The TCEQ received approximately 29 CALPUFF modeling reports that are available online. Modeling report summaries are also available . Sources are listed by company name and account number as noted in the List of Potentially BART-Eligible Sources . The full modeling reports are large PDF files. Full reports and protocols are available upon request by calling the Regional Haze SIP Coordinator, or by e-mail at


From the November 9, 2006, BART informational meeting (Agenda) on modeling and engineering analysis (all links are to PDF files)

Technical Documents

Links are to PDF files, except as noted.

Draft CAMx Modeling Guidance update: Guidance for the Application of the CAMx Hybrid Photochemical Grid Model to Assess Visibility Impacts of Texas BART Sources at Class I Areas

Draft Technical Guidance Engineering Analysis—Best Available Retrofit Technology : this document outlines information and requirements for acceptable submittals of the Engineering Analysis to demonstrate Best Available Retrofit Technology

Draft BART EA-1: form and instructions for submitting BART engineering analyses

Draft Texas Modeling Data (ZIP-compressed files: Excel spreadsheet and README text document)

Draft Final Report : Screening Analysis of Potential BART-Eligible Sources in Texas

Draft Final Modeling Protocol : Screening Analysis of Potentially BART-Eligible Sources in Texas

(Help with Downloading Files.)

Back to the top of the page Back to top

BART for Electric Generating Units and the Cross-State Air Pollution Rule

On July 11, 2008, the United States Court of Appeals for the District of Columbia Circuit (the Court) vacated and later reinstated CAIR until the EPA could replace it with another rule that addressed the flaws in CAIR identified by the Court. Texas electric generating units (EGU) were only included in CAIR for the fine particulate matter (PM) requirements, not for both ozone and fine PM as were over 20 other states in the eastern half of the United States. On July 6, 2011, the EPA finalized a rule intended to replace CAIR known as CSAPR. CSAPR required 28 eastern states to reduce EGU emissions that contribute to ozone and fine PM pollution in other states. The rule was published in the Federal Register on August 8, 2011 and was intended to help eastern states meet FCAA obligations regarding interstate transport of ozone and PM. On June 7, 2012, the EPA published in the Federal Register notice that CSAPR was better than BART.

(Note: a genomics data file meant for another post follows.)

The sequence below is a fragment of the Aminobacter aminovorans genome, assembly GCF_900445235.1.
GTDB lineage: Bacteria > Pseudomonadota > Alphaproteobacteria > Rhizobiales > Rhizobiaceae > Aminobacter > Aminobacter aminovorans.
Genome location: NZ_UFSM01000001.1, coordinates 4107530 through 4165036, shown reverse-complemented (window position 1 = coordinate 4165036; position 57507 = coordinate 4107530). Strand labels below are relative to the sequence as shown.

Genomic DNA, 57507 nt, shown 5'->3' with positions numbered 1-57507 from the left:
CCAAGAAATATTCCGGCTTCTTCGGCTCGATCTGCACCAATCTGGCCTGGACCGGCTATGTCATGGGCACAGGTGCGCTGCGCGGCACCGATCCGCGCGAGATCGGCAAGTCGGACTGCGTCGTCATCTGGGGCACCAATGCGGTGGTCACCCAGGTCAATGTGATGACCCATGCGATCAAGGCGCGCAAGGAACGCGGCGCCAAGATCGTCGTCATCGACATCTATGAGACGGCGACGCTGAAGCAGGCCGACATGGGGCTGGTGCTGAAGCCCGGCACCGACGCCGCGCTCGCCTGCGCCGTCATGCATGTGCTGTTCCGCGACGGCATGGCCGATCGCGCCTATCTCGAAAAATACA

On July 28, 2015, the Court found that the CSAPR 2014 SO2 and ozone season NOX budgets for Texas and certain other states were invalid because the budgets required more emission reductions than was necessary. The court remanded without vacatur to the EPA for reconsideration of the emission budgets. The courts were busy with regional haze issues for a few years.

In 2016, the EPA approved BART for non-EGUs in Texas. In the October 17, 2017 Federal Register, the EPA issued a final regional haze FIP for Texas, which included an alternative trading program for SO2. The EPA will administer the trading program, which includes only specific EGUs in Texas and no out-of-state trading. For NOX, Texas will remain in CSAPR. For PM, the EPA determined no further action was required. The EPA reconsidered that the final FIP satisfied interstate visibility transport for six NAAQS. On March 20, 2018, the U.S. Court of Appeals for the D.C. Circuit issued a ruling upholding CSAPR is better than BART for regional haze.

In October 2017, Luminant announced the retirement in early 2018 of three coal-fired power plants, which are listed in the  FIP: Big Brown, Sandow, and Monticello. As of March 30, 2018, the TCEQ has voided permits for Big Brown, Sandow and Monticello.  

For more details, see the TCEQ's CSAPR webpage or the EPA's CSAPR webpage.

Back to the top of the page Back to top